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black gene

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colorfan
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black gene
I hav been thinking about how black can behave so differently sometimes. It got me wondering if maybe there was another alelle or something at work. Similar to seal on agouti but on the black gene? This would account for the fading blacks and and or the other occasional odd black.
NZ Appaloosas
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Well, Lp works on the black

Well, Lp works on the black gene...that's how the word "funkify" came about, Lp can make (doesn't always, tho') black take on a bronzy, velvety, sorta weird chocolatey colour.

NZ Appaloosas
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two different coloured spots

two different coloured spots on the back of a bay near leopard

NZ Appaloosas
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black foal (tested Eeaa)

black foal (tested Eeaa)

IMAGE(http://i62.photobucket.com/albums/h116/NZAppaloosas/Ace.jpg)

CMhorses
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It could be similar to how

It could be similar to how dogs have different E's.... so maybe there is like Ef and En (f for fading and n for non fading) also the f and n would be in the superscript but it wouldn't let me do it.

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Daylene Alford
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Extension in horses has been

Extension in horses has been mapped for quite a while (in terms of genetic advancement) and while an additional recessive allele as been discovered there have not been any additional E alleles. It's possible there could be additional alleles but I would say it is unlikely and/or they are very rare. Most of what you see in fading can be explained by other genes such as LP or by nutritional/environmental differences. For example, horses that are low in copper will fade worse than horses that are not and also horses that are in very humid environments where sweat stays on the coat longer seem to fade worse than horses in drier environments.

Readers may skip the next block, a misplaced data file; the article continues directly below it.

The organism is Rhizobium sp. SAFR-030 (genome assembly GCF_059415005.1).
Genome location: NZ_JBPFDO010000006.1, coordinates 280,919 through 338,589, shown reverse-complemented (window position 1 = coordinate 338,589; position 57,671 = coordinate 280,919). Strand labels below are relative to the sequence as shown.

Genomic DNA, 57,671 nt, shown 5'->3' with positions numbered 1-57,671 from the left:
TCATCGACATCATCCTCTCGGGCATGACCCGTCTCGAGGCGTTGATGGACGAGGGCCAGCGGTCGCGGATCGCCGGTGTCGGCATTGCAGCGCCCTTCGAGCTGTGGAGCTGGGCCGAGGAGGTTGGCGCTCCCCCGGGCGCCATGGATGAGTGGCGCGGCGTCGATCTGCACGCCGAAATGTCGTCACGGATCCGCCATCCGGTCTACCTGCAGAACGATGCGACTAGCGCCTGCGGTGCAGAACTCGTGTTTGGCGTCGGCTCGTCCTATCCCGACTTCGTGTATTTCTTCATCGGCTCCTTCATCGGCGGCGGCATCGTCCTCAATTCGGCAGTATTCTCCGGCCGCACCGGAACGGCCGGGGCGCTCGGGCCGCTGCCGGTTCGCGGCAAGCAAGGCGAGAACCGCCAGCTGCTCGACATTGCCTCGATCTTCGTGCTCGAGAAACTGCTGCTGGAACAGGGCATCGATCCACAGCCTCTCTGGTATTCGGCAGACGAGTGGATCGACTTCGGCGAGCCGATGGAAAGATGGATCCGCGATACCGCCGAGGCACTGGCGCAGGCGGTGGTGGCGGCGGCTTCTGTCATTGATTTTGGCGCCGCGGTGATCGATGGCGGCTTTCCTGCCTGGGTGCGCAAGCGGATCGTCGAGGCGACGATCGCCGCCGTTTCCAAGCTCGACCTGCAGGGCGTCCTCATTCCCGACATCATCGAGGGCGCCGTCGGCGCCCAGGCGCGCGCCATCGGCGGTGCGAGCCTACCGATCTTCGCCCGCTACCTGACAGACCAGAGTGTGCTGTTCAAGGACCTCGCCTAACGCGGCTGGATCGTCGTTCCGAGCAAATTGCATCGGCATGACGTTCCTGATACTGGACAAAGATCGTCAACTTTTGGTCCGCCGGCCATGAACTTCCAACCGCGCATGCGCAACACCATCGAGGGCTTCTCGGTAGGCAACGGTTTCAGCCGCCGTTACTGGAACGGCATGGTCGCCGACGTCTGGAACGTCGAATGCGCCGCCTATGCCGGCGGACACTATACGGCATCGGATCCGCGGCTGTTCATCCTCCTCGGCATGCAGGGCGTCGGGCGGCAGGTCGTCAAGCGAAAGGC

Also, horses that brown rather than black or bay tend to show more fading in the summer. Although, this might not actually be fading but just the greater variation of coat color that brown horses naturally express.

Maigray
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I think that even though

I think that even though eumelanin is considered the "black" pigment in horses, that does not mean it is purely black. Eumelanin is a pigment. A pigment is, biologically speaking, something that imparts color in a plant or animal. But it works by absorbing different wavelengths of light (right?). Eumelanin, depending on density, structuring, light conditions, etc., is actually defined as a yellow-gray-brown-black pigment. So all of those variations are inherently possible.

Third Peppermint
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I'd put my vote in for there

I'd put my vote in for there only being the three alleles (E, e, e^d?) and there being some other genes elsewhere that can modify black pigment - kind of like how we have various shades of ee.

colorfan
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Most of what you see in

Most of what you see in fading can be explained by other genes such as LP or by nutritional/environmental differences. For example, horses that are low in copper will fade worse than horses that are not and also horses that are in very humid environments where sweat stays on the coat longer seem to fade worse than horses in drier environments.

I agree there is truth in this but it doesn't explain the two horses in the same pasture on the same hay, one fades and one stays shiny black.

When I ride I feel His pleasure.

rabbitsfizz
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That is one nice foal, Diane

That is one nice foal, Diane

website: please come and visit... http://www.shadowplayminihorses.co.uk/

greenlich
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What is e^d?

What is e^d?

Daylene Alford
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It is a rare Chestnut allele

It is a rare Chestnut allele that is found in a few breeds.

There is some info in this paper http://www.biomedcentral.com/content/pdf...

JNFerrigno
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o_O e^d or e^a

o_O e^d or e^a

Threnody
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e^a

e^a

greenlich
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Thanks for that, that was a

Thanks for that, that was a great paper to read.

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